25 April 2013

Excel Lent Depression: Part 2

Microsoft's new offering Office 365(of which Excel is also a part) is being thrust upon 80 lakh Indian college students reports The Hindu. Remember, it was not the fault of Excel that Reinhart and Rogoff did a coding error. Microsoft Excel is the purest spreadsheet that was ever invented. Ha! Ha! How can we ever blame MS Excel if the learned professors made an error in coding?

Is it all hunky dory then? Not at all, as the daily Hindu suggests:

Come June 30, over 80 lakh college students all over India would have little choice but to use Microsoft Office 365 in their college computers, locked by a government contract that may well be more expensive than the use of an open source equivalent in the long run.

The decision by the All India Council of Technical Education (AICTE) will limit engineering students to a particular product at a time when their exposure should be widened, say experts. It also forces college administrations to adopt one technology instead of giving them the flexibility to install whatever suits their students’ needs best, they said.

The Hindu then contrasts open-source software against proprietary software:

Open-source software such as Linux has become popular among college students in recent times as its zero-cost approach promotes inclusivity, with former President Abdul Kalam stating “In India, open source software will have to come and stay in a big way, for the benefit of our billion people.”
Remember there are enough open source Office suites available that are free and are as good if not better than Microsoft Office. Also note that even one rupee is costlier than zero rupees.

The thing about Office 365 (unlike previous MS Office offerings) is that you cannot buy an instance outright. You need to keep paying rental every month. So Microsoft is going to pocket billions every year just by renting out Office 365 to poor college-going Indian students.

Compare the old policy of 'buy once (or download for free, if it happens to be open-source) and use it forever' to the new policy of 'rent once and keep paying forever'.

So will this new policy lead to Excel lent student Depression? Only time will tell.


While Microsoft has no qualms about milking poor Indian students dry, the Company joins the chorus in America in branding Indian software companies like Infosys, Wipro and Tata as outsourcing companies. The result is a proposed comprehensive immigration bill which if passed would bar companies from hiring people on H-1B visa if 50 percent of their employees are not Americans.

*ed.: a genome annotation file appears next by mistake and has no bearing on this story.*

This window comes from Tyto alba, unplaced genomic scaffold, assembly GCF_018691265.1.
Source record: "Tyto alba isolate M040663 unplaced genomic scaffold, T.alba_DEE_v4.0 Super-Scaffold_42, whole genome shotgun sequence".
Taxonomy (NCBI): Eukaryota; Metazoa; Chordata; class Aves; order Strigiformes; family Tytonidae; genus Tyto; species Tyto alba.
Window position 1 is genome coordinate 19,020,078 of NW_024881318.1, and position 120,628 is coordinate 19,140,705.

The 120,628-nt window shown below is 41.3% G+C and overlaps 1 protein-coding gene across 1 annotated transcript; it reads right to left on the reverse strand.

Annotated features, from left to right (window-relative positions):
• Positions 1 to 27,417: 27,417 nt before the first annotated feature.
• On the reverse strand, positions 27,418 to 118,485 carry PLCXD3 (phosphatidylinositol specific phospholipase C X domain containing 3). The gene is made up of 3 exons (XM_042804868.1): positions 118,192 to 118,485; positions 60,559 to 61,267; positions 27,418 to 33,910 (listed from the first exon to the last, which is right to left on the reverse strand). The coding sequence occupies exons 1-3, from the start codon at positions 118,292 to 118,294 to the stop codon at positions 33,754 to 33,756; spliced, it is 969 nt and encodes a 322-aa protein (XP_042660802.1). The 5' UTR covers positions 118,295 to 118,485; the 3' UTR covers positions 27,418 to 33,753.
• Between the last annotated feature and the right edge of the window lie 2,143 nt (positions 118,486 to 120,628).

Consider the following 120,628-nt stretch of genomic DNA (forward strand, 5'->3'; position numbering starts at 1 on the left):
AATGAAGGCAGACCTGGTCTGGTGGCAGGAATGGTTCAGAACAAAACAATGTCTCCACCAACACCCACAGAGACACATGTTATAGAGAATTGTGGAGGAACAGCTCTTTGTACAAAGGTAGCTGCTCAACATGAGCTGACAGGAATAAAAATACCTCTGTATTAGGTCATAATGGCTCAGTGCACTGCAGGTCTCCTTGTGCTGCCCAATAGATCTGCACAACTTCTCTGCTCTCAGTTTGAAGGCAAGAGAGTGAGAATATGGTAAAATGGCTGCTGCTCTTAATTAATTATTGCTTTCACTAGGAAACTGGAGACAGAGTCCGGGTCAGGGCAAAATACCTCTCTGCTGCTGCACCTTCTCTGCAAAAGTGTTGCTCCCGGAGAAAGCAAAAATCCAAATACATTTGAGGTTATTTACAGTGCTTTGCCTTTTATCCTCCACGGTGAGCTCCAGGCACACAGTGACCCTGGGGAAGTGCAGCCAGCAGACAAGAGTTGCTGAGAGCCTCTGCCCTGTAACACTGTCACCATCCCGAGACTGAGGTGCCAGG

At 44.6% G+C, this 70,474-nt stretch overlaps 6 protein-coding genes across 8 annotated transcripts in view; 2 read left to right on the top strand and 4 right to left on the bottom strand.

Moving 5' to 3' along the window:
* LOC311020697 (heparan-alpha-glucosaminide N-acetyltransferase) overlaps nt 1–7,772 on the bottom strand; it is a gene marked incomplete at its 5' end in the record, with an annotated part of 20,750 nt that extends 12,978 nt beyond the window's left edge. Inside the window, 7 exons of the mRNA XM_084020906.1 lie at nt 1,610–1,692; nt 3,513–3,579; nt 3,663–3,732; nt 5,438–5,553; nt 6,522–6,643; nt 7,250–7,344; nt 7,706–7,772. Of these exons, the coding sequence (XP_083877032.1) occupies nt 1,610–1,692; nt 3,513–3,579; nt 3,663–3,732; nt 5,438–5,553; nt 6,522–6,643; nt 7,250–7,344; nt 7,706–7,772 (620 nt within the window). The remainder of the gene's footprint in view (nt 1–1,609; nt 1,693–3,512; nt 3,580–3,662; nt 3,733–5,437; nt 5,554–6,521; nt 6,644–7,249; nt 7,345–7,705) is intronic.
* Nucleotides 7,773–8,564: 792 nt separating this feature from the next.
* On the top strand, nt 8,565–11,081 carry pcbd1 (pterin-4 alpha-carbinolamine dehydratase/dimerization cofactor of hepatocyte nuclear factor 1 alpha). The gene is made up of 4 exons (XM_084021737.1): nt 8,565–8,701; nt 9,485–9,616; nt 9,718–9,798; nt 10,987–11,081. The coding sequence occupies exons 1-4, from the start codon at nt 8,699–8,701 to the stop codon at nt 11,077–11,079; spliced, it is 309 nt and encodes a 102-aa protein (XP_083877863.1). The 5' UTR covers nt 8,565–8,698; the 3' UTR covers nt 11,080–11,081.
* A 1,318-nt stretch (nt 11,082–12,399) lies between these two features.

Read about this in a recent Times of India Article here.

Excel Lent Depression: Part 1

Krugman, while writing in his blog in The New York Times, titled his recent post 'Excel Depression' . I have gone ahead and tweaked the title and have named my blog 'Excel Lent Depression'. The reason is that Microsoft Excel, which is one of the apps in the Microsoft Office suite, has lent itself to be used and cause a huge depression in Europe. That 'Excel Lent Depression' sounds like 'Excellent Depression' is only incidental. 

The genesis of the story as recounted by Krugman is:

At the beginning of 2010, two Harvard economists, Carmen Reinhart and Kenneth Rogoff, circulated a paper, “Growth in a Time of Debt,” that purported to identify a critical “threshold,” a tipping point, for government indebtedness. Once debt exceeds 90 percent of gross domestic product, they claimed, economic growth drops off sharply.

The problem with this theory, continues Krugman:

First, the learned Professors omitted some data; second, they used unusual and highly questionable statistical procedures; and finally, yes, they made an Excel coding error. Correct these oddities and errors, and you get what other researchers have found: some correlation between high debt and slow growth, with no indication of which is causing which, but no sign at all of that 90 percent “threshold.”

To explain why all this led to Excel Depression, Krugman points out:

Ms. Reinhart and Mr. Rogoff had credibility thanks to a widely admired earlier book on the history of financial crises, and their timing was impeccable. The paper came out just after Greece went into crisis and played right into the desire of many officials to “pivot” from stimulus to austerity. As a result, the paper instantly became famous; it was, and is, surely the most influential economic analysis of recent years.

I know there is something called self fulfilling prophecy. Is there also something called self fulfilling data?

Ah, but the learned Professors while acknowledging the Excel coding error, 'defended their other decisions and claimed that they never asserted that debt necessarily causes slow growth.' This defence is much like the way that I have asserted in this blog that while 'Excel Lent Depression' sounds like 'Excellent Depression', they are totally different. We need to recognise the two as homophonic expressions and nothing more.

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